In an alternative embodiment in response to axial movement of the actuator when the magnetic force is applied to the actuator, the membrane is moveable towards one of two positions of the membrane, which restricts the flow through the chamber to a greater degree than the other position. In this embodiment, the magnetizable member includes an inner core member defining an axial lumen therethrough and a wire coil surrounding the inner core member. The actuator is at least partially slidably disposed in the lumen. In some versions of this embodiment, the magnetizable member also includes an outer core member such that the inner core being axially disposed in the outer core member. At least one of the core members may include, or consist essentially of, a third material having high magnetic permeability. The inner core member can be integrally formed with the outer core member as a unitary structure. In a particular version of this embodiment, the electromagnetically-driven assembly includes a plunger connected to the actuator and at least partially disposed in the lumen for urging the membrane between two positions in response to axial movement of the actuator when the magnetic force is applied to the actuator. The plunger may include, or consist essentially of, a fourth material having low magnetic permeability.

In various embodiments, the apparatus also includes a power source in electric communication with the electromagnetically-driven assembly, such as, for example, a battery, for supplying the electric current to it. A flow sensor can be disposed in the chamber of the substrate for generating a signal in response to the flow through the chamber. A control system can be included for varying a duty cycle of the etectromagnetically-driven assembly in response to the signal from the flow sensor. As discussed in more detail below, the substrate may be microfabricated and include a plurality of laminated polymer layers, at least one of which comprising polyimide. Also, the substrate can be fabricated by or in conjunction with known precision methods of manufacturing printed circuit boards. In some embodiments of the invention, the substrate includes a top layer defining an aperture for exposing the membrane, such that the electromagnetically-driven assembly is to the top layer over the aperture. The top layer may be substantially rigid and include, or consist essentially of, ceramic.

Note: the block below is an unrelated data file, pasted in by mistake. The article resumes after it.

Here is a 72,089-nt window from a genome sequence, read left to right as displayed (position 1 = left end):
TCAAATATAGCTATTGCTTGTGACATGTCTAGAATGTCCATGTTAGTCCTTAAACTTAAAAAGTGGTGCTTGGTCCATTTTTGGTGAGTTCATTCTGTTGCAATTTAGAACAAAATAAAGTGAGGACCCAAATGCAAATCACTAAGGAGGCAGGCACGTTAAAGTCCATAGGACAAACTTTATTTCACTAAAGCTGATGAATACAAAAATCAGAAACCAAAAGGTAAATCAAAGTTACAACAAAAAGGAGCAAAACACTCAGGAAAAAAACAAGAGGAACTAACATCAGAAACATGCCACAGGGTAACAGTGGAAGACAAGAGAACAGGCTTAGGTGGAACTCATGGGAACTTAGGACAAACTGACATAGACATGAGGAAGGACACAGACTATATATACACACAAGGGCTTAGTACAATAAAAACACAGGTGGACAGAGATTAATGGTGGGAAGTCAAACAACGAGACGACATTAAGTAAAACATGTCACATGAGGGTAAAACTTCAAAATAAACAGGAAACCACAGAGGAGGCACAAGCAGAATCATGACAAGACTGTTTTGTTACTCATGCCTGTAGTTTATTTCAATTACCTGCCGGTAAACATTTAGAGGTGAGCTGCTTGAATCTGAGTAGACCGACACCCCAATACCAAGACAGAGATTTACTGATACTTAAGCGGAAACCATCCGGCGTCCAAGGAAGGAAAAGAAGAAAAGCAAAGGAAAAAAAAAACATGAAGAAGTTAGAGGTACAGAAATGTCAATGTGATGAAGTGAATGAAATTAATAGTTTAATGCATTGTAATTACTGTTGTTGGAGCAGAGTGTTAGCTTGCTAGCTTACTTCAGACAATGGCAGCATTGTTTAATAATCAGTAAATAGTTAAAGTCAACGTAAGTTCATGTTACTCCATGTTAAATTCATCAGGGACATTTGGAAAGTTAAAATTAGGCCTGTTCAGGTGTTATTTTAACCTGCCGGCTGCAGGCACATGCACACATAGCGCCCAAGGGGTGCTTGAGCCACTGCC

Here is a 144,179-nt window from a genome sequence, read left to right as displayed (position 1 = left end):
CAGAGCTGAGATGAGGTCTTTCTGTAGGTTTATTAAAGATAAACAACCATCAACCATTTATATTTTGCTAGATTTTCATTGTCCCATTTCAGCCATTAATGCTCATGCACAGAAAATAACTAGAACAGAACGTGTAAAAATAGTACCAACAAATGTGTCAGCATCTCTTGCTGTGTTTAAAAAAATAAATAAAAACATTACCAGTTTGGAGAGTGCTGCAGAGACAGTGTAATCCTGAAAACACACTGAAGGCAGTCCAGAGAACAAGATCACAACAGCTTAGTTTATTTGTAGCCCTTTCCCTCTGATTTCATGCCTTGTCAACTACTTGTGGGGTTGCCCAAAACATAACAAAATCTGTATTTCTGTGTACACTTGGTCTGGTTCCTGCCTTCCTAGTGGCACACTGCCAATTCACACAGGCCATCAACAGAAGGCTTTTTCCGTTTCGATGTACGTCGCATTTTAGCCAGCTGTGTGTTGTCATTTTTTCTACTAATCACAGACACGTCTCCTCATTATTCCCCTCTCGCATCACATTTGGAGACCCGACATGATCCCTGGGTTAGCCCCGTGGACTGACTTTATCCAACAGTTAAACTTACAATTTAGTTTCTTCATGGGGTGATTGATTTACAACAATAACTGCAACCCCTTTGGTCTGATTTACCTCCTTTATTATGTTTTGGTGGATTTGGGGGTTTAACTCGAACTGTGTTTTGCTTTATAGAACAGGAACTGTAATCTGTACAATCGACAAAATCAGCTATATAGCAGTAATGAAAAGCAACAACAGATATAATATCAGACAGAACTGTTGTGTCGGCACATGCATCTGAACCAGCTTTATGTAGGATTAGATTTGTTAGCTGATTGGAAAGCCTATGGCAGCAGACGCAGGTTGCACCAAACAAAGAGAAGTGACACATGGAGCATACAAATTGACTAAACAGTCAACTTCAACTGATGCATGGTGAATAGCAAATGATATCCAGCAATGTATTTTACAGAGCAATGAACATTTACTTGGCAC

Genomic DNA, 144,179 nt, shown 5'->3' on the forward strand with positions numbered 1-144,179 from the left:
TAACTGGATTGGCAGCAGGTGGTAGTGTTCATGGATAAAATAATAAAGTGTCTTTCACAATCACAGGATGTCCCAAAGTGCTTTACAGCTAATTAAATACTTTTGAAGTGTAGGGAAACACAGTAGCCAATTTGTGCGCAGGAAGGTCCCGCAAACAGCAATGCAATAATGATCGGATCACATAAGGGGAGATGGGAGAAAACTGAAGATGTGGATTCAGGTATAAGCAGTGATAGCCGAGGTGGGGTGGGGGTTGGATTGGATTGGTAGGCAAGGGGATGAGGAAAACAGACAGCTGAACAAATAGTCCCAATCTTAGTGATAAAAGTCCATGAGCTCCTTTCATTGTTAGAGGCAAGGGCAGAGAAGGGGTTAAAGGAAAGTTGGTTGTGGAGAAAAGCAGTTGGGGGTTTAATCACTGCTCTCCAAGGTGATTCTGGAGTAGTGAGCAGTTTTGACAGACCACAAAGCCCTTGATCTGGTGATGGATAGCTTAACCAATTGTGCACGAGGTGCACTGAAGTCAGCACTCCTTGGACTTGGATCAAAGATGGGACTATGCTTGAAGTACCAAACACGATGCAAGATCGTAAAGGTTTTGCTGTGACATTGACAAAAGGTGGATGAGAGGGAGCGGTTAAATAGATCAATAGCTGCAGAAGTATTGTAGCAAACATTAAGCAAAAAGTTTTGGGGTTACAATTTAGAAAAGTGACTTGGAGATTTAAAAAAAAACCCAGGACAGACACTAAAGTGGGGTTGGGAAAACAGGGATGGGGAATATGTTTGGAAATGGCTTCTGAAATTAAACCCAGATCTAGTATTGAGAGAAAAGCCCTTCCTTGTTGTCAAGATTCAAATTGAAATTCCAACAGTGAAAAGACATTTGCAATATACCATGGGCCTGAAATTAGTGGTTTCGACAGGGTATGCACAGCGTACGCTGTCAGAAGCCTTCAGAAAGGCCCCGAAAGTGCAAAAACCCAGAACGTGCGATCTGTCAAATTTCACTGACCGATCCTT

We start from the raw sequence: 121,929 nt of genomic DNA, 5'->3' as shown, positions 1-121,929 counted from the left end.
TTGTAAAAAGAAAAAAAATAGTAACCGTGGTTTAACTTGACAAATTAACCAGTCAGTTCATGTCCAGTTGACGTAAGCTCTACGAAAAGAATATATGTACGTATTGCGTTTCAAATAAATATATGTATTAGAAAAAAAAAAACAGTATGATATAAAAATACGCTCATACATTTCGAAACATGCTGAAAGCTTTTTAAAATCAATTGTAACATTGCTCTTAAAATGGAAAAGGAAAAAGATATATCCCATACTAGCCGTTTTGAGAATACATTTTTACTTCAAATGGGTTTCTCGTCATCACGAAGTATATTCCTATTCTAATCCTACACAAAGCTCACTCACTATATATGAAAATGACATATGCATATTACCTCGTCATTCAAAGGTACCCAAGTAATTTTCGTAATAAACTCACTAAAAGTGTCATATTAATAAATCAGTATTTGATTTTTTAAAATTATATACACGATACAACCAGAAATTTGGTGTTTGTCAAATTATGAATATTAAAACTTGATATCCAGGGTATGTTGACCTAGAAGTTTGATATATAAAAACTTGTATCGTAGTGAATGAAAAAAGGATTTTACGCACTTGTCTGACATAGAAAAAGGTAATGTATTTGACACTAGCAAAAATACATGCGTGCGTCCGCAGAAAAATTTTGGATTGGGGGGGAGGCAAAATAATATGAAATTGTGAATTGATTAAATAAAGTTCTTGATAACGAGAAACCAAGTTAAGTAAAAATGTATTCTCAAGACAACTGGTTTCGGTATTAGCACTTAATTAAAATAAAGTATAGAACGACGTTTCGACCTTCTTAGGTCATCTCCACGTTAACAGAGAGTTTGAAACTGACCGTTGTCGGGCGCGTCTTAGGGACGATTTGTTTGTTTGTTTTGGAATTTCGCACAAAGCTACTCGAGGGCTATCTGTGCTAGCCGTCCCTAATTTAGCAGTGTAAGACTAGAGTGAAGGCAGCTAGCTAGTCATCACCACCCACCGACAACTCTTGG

Generally, in another aspect, the invention features a peristaltic micropump that includes a substrate defining a fluid-conducting chamber and at least three flexible membranes sealingly overlying the chamber. Each of the membranes is moveable between a first position and a second position; one of the positions of each of the membranes restricts the flow through the chamber to a greater degree than the other position. The micropump further includes at least three etectromagnetically-driven assemblies sequentially disposed on the substrate. Each assembly is associated with one of the membranes and disposed thereover for unidirectionally deflecting the membrane such that each of the membranes is moved from the one position to the other position in a predetermined order, thereby causing a directional flow through the chamber.